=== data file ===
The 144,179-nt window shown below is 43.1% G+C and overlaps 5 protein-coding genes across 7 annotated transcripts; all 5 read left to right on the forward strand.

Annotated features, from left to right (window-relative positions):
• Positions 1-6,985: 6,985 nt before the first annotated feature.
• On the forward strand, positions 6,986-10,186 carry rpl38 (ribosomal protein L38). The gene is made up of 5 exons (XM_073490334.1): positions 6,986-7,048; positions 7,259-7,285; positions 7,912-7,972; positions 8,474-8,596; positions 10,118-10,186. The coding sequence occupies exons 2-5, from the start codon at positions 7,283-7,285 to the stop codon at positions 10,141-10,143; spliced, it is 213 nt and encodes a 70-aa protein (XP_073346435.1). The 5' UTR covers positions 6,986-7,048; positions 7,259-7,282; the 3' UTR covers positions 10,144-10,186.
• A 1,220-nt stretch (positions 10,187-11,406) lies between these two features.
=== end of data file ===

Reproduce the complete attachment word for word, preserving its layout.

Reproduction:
The 144,179-nt window shown below is 43.1% G+C and overlaps 5 protein-coding genes across 7 annotated transcripts; all 5 read left to right on the forward strand.

Annotated features, from left to right (window-relative positions):
• Positions 1-6,985: 6,985 nt before the first annotated feature.
• On the forward strand, positions 6,986-10,186 carry rpl38 (ribosomal protein L38). The gene is made up of 5 exons (XM_073490334.1): positions 6,986-7,048; positions 7,259-7,285; positions 7,912-7,972; positions 8,474-8,596; positions 10,118-10,186. The coding sequence occupies exons 2-5, from the start codon at positions 7,283-7,285 to the stop codon at positions 10,141-10,143; spliced, it is 213 nt and encodes a 70-aa protein (XP_073346435.1). The 5' UTR covers positions 6,986-7,048; positions 7,259-7,282; the 3' UTR covers positions 10,144-10,186.
• A 1,220-nt stretch (positions 10,187-11,406) lies between these two features.